Hello. It’s me.
I was wondering if after all these years you’d like to see me CD purchasing.
Because I bought it. I purchased the new Adele album, “25,” which is not so much an album of music by a talented artist (it’s that, too), as a cultural must-own, the rare piece of pop music that straddles generations of fans and inspires thousands of covers, parodies and think pieces. Before this it was Taylor Swift’s “1989.” Two years ago around this time, it was Beyoncé’s surprise self-titled album dropping on iTunes.
It’s not unusual that I bought this album. It’s sold 4.2 million copies as of this writing in the U.S. alone. It’s going to sell many millions more before Christmas. What’s unusual, for me at least, was that I bought a physical copy instead of downloading “25.”
I stopped buying CDs a while ago. Not in any conscious decision, not in a fit of pique, all, “That’s it! I’m done! Be gone, shiny, breakable platters!” It was just a slow drift that started when I upgraded to a pro Spotify account a few years ago. Instead of ordering CDs on Amazon upon their debut or hitting up Waterloo Records, I’d just queue up a new album when it hit Spotify, creating a playlist, and listening over and over until I moved on to something else.
If I really loved an album and wanted to keep it on my phone for any moment, even those increasingly rare times when I don’t have a good enough Internet connection to stream music, I’d buy it digitally on iTunes, Amazon or wherever an indie artist might be offering the album.
So why the Adele album? First off, it’s not on Spotify. Or Apple Music. Or any other streaming music service. Same as Taylor Swift’s album, which sent me desperately to iTunes to purchase “Shake it Off” for the kids when it became the primary dance anthem in our home.
I could give the excuse that I wanted some bonus tracks, as many buyers who bought the physical CD at Target sought. But no, instead I bought it on sale at Hastings on Black Friday because I was already there buying something else and I had a gift card to burn. $12 didn’t seem like much of an burn in my finances and something about Adele’s sepia-toned, searching eyes on the cover made it very easy to grab the CD, take it to the register, and bring it home.
But I think in my case, it’s more about Adele herself. About that on-fire voice, which sounds just as good live on “Saturday Night Live” as it does out of a studio. It’s about remembering the first time I heard Adele, as a free digital download of her song, “Hometown Glory,” which grabbed me and made me wonder, “Who is THAT?!”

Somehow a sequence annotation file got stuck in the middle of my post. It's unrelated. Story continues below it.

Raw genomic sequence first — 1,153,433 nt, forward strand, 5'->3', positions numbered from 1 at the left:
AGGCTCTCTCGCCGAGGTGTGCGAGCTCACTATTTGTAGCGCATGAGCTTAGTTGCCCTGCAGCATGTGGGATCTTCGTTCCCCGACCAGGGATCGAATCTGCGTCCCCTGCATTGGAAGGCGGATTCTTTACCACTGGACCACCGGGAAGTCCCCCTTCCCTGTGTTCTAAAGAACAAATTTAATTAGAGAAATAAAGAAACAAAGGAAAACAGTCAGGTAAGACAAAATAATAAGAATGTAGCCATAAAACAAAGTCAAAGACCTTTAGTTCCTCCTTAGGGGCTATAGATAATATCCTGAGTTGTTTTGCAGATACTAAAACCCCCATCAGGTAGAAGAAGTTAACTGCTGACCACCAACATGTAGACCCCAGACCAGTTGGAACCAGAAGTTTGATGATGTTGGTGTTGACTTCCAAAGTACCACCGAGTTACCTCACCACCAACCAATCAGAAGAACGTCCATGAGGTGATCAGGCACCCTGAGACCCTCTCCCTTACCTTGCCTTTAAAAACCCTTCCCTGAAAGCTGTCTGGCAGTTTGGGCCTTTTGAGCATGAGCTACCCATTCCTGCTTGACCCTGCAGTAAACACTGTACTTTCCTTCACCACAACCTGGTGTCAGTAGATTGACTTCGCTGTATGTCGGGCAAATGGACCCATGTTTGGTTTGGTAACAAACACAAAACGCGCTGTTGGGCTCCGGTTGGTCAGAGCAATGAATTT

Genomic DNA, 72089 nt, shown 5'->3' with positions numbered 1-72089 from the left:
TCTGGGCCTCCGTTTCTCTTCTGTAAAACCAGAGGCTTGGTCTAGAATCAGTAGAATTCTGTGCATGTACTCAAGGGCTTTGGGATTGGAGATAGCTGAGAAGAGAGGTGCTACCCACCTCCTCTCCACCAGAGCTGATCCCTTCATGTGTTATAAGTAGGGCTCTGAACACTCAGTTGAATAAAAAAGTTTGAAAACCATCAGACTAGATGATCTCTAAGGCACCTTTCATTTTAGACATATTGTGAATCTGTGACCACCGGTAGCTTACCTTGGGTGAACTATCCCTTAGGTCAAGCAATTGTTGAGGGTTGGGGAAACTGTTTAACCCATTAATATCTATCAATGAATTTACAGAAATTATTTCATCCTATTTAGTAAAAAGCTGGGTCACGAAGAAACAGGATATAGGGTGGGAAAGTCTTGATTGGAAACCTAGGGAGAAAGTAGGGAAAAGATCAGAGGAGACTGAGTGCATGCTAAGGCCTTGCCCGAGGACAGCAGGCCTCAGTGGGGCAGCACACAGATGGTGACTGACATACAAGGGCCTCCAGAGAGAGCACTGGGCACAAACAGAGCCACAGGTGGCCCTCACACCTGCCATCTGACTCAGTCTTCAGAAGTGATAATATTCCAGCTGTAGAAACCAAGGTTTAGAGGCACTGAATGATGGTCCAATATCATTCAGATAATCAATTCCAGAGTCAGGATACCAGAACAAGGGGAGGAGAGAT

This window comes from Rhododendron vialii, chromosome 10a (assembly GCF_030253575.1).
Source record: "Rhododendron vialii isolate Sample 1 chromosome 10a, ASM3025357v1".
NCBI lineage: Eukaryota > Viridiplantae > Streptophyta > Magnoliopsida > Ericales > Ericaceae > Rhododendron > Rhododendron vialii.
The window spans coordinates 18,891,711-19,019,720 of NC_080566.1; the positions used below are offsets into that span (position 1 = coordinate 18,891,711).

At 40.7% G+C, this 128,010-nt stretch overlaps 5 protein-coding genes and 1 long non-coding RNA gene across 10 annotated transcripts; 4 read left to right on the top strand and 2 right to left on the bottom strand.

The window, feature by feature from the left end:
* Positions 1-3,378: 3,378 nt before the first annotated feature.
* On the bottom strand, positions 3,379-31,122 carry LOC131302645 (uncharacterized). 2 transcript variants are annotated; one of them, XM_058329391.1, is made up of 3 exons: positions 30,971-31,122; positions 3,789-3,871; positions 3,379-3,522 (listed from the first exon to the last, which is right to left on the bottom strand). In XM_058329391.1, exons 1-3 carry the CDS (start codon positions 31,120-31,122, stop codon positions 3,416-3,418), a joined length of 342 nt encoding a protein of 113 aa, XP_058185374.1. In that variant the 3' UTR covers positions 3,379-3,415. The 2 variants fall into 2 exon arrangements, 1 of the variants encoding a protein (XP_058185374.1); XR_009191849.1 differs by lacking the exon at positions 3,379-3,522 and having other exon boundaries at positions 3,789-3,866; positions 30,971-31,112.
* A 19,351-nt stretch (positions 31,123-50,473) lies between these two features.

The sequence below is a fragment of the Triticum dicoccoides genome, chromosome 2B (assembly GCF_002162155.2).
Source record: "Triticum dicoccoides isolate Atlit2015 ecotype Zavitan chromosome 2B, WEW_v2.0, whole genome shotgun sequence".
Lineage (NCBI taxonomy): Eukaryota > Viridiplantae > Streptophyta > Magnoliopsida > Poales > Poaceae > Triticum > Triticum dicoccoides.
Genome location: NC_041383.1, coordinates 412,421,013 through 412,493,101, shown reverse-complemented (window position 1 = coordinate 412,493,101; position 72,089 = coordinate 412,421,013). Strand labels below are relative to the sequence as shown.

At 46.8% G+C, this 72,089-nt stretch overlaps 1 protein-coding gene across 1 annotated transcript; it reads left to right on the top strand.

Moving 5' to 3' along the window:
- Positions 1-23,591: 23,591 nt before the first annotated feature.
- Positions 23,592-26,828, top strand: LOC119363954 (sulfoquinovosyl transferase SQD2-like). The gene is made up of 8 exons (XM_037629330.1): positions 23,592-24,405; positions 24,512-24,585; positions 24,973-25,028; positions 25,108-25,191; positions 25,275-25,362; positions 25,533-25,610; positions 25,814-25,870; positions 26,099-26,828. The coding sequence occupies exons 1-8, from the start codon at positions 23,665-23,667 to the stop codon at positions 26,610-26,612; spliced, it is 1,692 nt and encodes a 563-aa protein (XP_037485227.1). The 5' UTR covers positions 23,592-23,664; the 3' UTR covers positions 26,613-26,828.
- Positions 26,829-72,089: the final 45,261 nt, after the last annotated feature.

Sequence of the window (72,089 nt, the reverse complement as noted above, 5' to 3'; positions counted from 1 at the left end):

It’s about seeing her on “Ugly Betty” once and cheering because here was the perfect match of global music start about to break big and a TV show the celebrated unconventional beauty and the kind of imperfect love affairs and heartbreaks that Adele’s music embraces.
It was about supporting an artist who doesn’t need streaming, whose one name tell you that you’re going to hear some incredible vocals and that you might cry when you do.
But it was also, probably, about making a conscious choice with my dollars (OK, gift card credit) that the only CD I’m likely to buy this year is for that artist, the one who should be breaking every sales record because she’s that good.
I know lots of people who have ditched CDs and DVDS, purging them from shelves and living in an all-streaming, Netflix-and-Spotify world that, if nothing else, sounds temptingly clutter free. I wondered a while back if computer CD/DVD drives were next.
But a funny thing happened as I wondered if I was the weird one for buying a CD. I asked friends on Twitter and Facebook if they’ve ditched CDs. A Twitter poll of 77 people (click this link for all the replies) showed that there are definitely still some holdouts.
Seriously wondering if the Adele album might be the last CD I ever buy.
— Omar L. Gallaga (@omarg) December 1, 2015
Have you bought an actual physical music CD in the last year?
— Omar L. Gallaga (@omarg) December 1, 2015
And a lengthy Facebook thread reveals that a lot of my friends buy CDs in order to support local artists (who, they say, get a bigger cut of money from a physical CD than they would from a digital music service such as iTunes), buy them as gifts or have moved to vinyl.
Adele might be our best proof this year that for quite a lot of people, CDs aren’t dead yet.